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 »  Home  »  Culture And Arts  »  (E) Zivili Teaches Croatian Dancing
(E) Zivili Teaches Croatian Dancing
By Nenad N. Bach | Published  04/21/2004 | Culture And Arts | Unrated
(E) Zivili Teaches Croatian Dancing

 

The Zivili Group Teaches Croatian Dancing

 

The following appeared in the Lancaster Eagle-Gazette from Ohio. The Zivili group is lead by Melissa Pintar Obenauf and Pamela Lacko who are also involved with "Heart of Croatia" which sells Croatian products at http://croatiagifts.safeshopper.com

John Kraljic
**********************************************

Dance troupe treats kids to a show

By HOLLIE SAUNDERS
The Eagle-Gazette Staff
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E-G photos by William Cannon
Melissa Obenhauf (center) of Granville demonstrates the steps of a traditional Croatian and Serbian dance to third-graders Cheyanne Hines (left), Dakota Linkous and Anthony Moore inside the gym at South Elementary School in Lancaster.

LANCASTER -- Students at South Elementary School danced and sang songs popular with residents of southern Slavic nations Tuesday.

The education was from Zivili (Zhee-vee-lee, which means "to life"), a dance company that is this year's artist-in-residence.

Melissa Pintar Obenauf led the singing and dancing while Pamela Lacko Kelley played the bisernica, a small stringed instrument native to the countries which once were Yugoslavia.

Both performers are directors of the professional ethnic dance company based in Columbus.

Taylor Cain, 8, part of the third-grade group, said she had a lot fun.

"We get to be with them every day, and this was the first time. It's a lot of fun," Cain said. "The song we learned means fun and to life."

Quincy Hughes, 9, said the dancing was really cool.

"The dancing and singing was really easy to learn, and it was fun," Hughes said. "(Obenauf and Kelley) are really nice people."

Chris Crockett, 8, said he was looking forward to the two weeks that Zivili will be at South School.

"It's cool to learn stuff that people who are different do, and to learn how they speak," Crockett said. "We learned they dance in a circle so that everybody can dance."

Obenauf and Kelley will be at South through April 29. They will teach the students the culture of Croatia and Bosnia as well as their music, dance and costumes.

According to South School Principal Peggy Merton, the visit is made possible through a grant from the Ohio Arts Council. Funds also were donated by the Junior Women's Club, the Moose Lodge and the school's Parent Teacher Organization.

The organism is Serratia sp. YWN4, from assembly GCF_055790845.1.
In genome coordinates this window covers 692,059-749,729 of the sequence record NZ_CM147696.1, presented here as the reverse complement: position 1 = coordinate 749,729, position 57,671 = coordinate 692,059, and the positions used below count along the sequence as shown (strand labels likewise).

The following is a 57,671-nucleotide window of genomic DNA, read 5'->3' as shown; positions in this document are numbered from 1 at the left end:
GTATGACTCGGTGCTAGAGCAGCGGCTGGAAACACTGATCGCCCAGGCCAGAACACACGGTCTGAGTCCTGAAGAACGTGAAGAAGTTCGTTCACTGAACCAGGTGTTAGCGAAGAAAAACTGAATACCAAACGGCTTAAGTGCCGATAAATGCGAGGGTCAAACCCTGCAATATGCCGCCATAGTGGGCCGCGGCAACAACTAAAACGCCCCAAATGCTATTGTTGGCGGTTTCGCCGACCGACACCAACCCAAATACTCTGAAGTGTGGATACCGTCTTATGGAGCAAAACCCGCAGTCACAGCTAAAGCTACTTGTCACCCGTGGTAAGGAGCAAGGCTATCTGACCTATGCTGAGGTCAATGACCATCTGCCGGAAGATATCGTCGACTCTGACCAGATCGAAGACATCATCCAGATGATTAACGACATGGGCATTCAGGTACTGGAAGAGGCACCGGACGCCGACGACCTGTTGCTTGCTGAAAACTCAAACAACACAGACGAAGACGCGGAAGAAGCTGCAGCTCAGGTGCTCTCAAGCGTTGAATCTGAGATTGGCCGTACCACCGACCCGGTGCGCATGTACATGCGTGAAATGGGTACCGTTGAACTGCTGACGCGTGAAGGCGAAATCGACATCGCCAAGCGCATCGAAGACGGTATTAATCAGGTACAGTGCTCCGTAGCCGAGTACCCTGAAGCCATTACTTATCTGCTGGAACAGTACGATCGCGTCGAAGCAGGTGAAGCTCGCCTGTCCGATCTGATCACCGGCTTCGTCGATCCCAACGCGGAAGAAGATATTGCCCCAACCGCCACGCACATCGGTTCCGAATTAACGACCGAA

Andrew Brown, music teacher at South School, along with educators Dawn Gerds and Debbie Rockwood, requested Zivili return to the school for the artist-in-residence program.

The group previously visited the school for two weeks in 1999.

Brown said he was very excited that Zivili is at South School, and said the students and staff members will benefit from their educational program.

"This past summer, I did my master's degree program in Hungary. I teach music classes here by using the Kodaly (a Hungarian composer) philosophy of music education," Brown said. "I wanted to learn songs and dances from Eastern Europe so I can incorporate them into my music classes. I recommended Zivili to come here so we can learn more about that area."

Obenauf and Kelley will meet every day with the third and sixth-grade classes who make up the two core groups. The other grade levels will meet with the guest educators four times during their visit.

The teachers attended a workshop after school Tuesday in which they will learn dances and activities that they can apply to classroom lessons after the Zivili artists have completed their residency.

On April 29, the students will present a program for their families and invited audience to showcase what they have learned.

Obenauf said she and her fellow performers enjoy working the school-aged children.

"Pam and I both have degrees in education. Both of our grandparents are Croatian. So for us, it's wonderful to be able to share what we are passionate about in an educational setting," Obenauf said. "We get to perform and still be in education, so it's the best of both worlds."

Obenauf said they also share their culture at different colleges. Zivili has also toured the United States and Europe, and have performed with orchestras in various venues including the Kennedy Center in Washington, D.C.

Zivili also performed several years ago at The Lancaster Festival.
 

 

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